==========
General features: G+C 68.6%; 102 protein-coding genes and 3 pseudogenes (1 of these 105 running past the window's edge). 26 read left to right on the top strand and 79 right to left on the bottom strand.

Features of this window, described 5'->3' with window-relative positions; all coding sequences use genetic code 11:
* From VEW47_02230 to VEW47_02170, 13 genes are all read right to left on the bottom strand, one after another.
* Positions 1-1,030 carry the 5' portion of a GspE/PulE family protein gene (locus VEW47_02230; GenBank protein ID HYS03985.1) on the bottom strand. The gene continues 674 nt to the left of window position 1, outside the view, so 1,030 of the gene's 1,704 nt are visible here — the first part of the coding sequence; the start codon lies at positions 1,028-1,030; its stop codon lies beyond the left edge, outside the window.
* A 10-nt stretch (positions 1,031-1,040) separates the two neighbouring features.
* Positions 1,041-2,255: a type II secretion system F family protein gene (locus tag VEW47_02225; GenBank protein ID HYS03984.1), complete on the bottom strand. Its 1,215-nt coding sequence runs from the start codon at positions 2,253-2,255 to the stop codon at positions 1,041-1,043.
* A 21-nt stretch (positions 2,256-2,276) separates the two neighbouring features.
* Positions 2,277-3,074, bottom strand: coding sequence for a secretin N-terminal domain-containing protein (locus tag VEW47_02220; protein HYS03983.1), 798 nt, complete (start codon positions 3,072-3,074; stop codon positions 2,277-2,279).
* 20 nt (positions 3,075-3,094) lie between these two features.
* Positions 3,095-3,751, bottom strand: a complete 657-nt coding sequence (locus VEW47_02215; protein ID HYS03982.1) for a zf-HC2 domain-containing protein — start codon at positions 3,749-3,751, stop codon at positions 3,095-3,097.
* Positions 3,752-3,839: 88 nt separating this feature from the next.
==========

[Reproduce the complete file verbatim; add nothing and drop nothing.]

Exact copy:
General features: G+C 68.6%; 102 protein-coding genes and 3 pseudogenes (1 of these 105 running past the window's edge). 26 read left to right on the top strand and 79 right to left on the bottom strand.

Features of this window, described 5'->3' with window-relative positions; all coding sequences use genetic code 11:
* From VEW47_02230 to VEW47_02170, 13 genes are all read right to left on the bottom strand, one after another.
* Positions 1-1,030 carry the 5' portion of a GspE/PulE family protein gene (locus VEW47_02230; GenBank protein ID HYS03985.1) on the bottom strand. The gene continues 674 nt to the left of window position 1, outside the view, so 1,030 of the gene's 1,704 nt are visible here — the first part of the coding sequence; the start codon lies at positions 1,028-1,030; its stop codon lies beyond the left edge, outside the window.
* A 10-nt stretch (positions 1,031-1,040) separates the two neighbouring features.
* Positions 1,041-2,255: a type II secretion system F family protein gene (locus tag VEW47_02225; GenBank protein ID HYS03984.1), complete on the bottom strand. Its 1,215-nt coding sequence runs from the start codon at positions 2,253-2,255 to the stop codon at positions 1,041-1,043.
* A 21-nt stretch (positions 2,256-2,276) separates the two neighbouring features.
* Positions 2,277-3,074, bottom strand: coding sequence for a secretin N-terminal domain-containing protein (locus tag VEW47_02220; protein HYS03983.1), 798 nt, complete (start codon positions 3,072-3,074; stop codon positions 2,277-2,279).
* 20 nt (positions 3,075-3,094) lie between these two features.
* Positions 3,095-3,751, bottom strand: a complete 657-nt coding sequence (locus VEW47_02215; protein ID HYS03982.1) for a zf-HC2 domain-containing protein — start codon at positions 3,749-3,751, stop codon at positions 3,095-3,097.
* Positions 3,752-3,839: 88 nt separating this feature from the next.